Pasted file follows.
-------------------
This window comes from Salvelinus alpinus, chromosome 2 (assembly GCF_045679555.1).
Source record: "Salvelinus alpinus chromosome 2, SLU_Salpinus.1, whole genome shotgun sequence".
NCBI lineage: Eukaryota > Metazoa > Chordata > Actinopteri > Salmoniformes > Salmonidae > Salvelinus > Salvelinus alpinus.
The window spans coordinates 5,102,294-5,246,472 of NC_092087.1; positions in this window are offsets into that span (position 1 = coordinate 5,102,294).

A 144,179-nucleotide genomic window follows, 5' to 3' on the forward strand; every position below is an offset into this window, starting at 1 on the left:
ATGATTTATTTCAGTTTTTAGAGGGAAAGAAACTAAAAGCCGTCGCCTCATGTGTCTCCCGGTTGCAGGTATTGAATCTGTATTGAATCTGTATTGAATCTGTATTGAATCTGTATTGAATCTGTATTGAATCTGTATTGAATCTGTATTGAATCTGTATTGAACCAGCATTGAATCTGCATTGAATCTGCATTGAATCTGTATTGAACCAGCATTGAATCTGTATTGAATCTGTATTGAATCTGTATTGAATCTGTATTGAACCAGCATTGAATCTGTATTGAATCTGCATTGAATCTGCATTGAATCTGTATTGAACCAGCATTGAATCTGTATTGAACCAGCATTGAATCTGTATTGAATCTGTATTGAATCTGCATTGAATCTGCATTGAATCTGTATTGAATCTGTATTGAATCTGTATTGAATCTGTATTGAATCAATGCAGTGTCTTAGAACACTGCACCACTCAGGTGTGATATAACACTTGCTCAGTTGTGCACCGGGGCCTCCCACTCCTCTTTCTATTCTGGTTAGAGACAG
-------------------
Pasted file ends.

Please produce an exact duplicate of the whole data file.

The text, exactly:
This window comes from Salvelinus alpinus, chromosome 2 (assembly GCF_045679555.1).
Source record: "Salvelinus alpinus chromosome 2, SLU_Salpinus.1, whole genome shotgun sequence".
NCBI lineage: Eukaryota > Metazoa > Chordata > Actinopteri > Salmoniformes > Salmonidae > Salvelinus > Salvelinus alpinus.
The window spans coordinates 5,102,294-5,246,472 of NC_092087.1; positions in this window are offsets into that span (position 1 = coordinate 5,102,294).

A 144,179-nucleotide genomic window follows, 5' to 3' on the forward strand; every position below is an offset into this window, starting at 1 on the left:
ATGATTTATTTCAGTTTTTAGAGGGAAAGAAACTAAAAGCCGTCGCCTCATGTGTCTCCCGGTTGCAGGTATTGAATCTGTATTGAATCTGTATTGAATCTGTATTGAATCTGTATTGAATCTGTATTGAATCTGTATTGAATCTGTATTGAATCTGTATTGAACCAGCATTGAATCTGCATTGAATCTGCATTGAATCTGTATTGAACCAGCATTGAATCTGTATTGAATCTGTATTGAATCTGTATTGAATCTGTATTGAACCAGCATTGAATCTGTATTGAATCTGCATTGAATCTGCATTGAATCTGTATTGAACCAGCATTGAATCTGTATTGAACCAGCATTGAATCTGTATTGAATCTGTATTGAATCTGCATTGAATCTGCATTGAATCTGTATTGAATCTGTATTGAATCTGTATTGAATCTGTATTGAATCAATGCAGTGTCTTAGAACACTGCACCACTCAGGTGTGATATAACACTTGCTCAGTTGTGCACCGGGGCCTCCCACTCCTCTTTCTATTCTGGTTAGAGACAG